GraphPad Statistics Guide

Interpreting results: Ratio t test

Interpreting results: Ratio t test

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Interpreting results: Ratio t test

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Example

You measure the Km of a kidney enzyme (in nM) before and after a treatment. Each experiment was done with renal tissue from a different animal.

Control

Treated

Difference

Ratio

4.2

8.7

4.5

2.09

2.5

4.9

2.4

1.96

6.5

13.1

6.6

2.02

 

Using a conventional paired t test, the 95% confidence interval for the mean difference between control and treated Km value is -0.72 to 9.72, which includes zero. The P value 0.07. The difference between control and treated is not consistent enough to be statistically significant. This makes sense because the paired t test looks at differences, and the differences are not very consistent.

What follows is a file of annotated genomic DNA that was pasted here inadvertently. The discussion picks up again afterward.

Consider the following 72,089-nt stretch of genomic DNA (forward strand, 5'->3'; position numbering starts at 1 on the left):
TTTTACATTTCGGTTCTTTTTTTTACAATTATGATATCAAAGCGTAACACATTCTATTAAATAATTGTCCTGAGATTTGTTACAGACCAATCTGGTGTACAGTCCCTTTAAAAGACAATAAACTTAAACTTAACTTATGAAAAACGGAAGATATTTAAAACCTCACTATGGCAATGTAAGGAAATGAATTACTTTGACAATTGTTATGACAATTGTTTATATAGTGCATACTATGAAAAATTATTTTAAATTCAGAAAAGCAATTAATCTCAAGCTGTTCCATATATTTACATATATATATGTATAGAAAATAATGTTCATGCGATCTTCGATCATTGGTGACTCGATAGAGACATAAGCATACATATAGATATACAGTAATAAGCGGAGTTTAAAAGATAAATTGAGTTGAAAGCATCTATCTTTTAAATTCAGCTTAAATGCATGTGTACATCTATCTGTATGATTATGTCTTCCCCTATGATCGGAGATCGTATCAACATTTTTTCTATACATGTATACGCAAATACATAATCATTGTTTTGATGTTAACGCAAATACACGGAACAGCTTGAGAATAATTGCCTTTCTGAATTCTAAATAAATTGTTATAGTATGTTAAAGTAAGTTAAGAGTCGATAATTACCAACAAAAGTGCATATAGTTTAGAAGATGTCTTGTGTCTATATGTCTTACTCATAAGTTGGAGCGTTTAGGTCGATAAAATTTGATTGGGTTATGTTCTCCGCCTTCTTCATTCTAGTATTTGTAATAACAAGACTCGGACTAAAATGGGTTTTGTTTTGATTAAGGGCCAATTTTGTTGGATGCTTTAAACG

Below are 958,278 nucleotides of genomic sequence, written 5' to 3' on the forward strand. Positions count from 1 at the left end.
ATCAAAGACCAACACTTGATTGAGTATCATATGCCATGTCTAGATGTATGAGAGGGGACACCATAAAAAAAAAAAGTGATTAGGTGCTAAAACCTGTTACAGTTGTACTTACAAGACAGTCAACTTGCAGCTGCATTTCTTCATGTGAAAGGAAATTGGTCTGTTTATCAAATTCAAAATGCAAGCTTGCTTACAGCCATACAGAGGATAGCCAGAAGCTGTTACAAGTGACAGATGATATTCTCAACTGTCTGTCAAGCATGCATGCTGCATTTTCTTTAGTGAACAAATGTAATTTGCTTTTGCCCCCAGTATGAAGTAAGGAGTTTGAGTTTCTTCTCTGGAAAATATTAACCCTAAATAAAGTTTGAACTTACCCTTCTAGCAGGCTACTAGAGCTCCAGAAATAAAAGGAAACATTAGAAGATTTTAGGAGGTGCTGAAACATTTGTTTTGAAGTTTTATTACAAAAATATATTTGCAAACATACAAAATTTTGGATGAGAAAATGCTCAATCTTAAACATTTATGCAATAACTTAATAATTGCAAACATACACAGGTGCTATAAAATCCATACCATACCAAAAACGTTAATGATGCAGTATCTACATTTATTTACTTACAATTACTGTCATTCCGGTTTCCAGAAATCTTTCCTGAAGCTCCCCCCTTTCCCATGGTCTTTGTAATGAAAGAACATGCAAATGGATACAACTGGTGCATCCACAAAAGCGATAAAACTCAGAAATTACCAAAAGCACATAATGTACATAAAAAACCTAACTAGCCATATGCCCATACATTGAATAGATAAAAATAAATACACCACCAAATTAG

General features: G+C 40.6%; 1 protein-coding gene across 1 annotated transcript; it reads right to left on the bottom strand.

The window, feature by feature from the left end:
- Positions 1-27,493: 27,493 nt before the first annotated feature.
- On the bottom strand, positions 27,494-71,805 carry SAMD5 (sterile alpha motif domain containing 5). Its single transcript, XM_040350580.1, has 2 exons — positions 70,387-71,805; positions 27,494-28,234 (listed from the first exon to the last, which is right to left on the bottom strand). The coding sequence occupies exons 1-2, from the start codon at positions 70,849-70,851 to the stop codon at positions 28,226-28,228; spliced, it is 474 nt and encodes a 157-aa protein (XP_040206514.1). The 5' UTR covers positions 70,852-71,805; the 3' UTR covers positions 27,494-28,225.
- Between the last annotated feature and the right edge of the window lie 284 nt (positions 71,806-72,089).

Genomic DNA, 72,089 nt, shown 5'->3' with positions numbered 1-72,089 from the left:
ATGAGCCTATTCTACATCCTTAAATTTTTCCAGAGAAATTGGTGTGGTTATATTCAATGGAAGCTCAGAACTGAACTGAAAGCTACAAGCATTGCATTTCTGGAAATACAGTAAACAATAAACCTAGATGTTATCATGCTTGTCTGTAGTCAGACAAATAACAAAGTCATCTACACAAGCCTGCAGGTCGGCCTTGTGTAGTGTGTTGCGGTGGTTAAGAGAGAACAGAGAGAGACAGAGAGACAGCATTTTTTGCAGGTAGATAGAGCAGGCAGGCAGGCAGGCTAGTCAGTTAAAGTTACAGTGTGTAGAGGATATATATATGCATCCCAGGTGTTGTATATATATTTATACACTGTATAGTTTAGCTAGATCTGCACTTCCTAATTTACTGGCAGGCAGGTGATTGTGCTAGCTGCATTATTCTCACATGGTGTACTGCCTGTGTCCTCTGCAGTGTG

The ratios are much more consistent, so it makes sense to perform the ratio t test. The  geometric mean of the ratio treated/control is 2.02, with a 95% confidence interval ranging from 1.88 to 2.16. The data clearly show that the treatment approximately doubles the Km of the enzyme.

Analyzed with a paired t test, the results were ambiguous. But when the data are analyzed with a ratio t test, the results are very persuasive – the treatment doubled the Km of the enzyme.

The P value is 0.0005, so the effect of the treatment is highly statistically significant.

The P value answers this question:

If there really were no differences between control and treated values, what is the chance of obtaining a ratio as far from 1.0 as was observed? If the P value is small, you have evidence that the ratio between the paired values is not 1.0.

Descriptive statistics

The analysis tab of descriptive statistics summarizes only the data that was used for the paired t test. If you had any data in one column, but not the other, those values are not included in the descriptive statistics results that are included with the paired t test. But of course, the general descriptive statistics analysis analyzes all the data.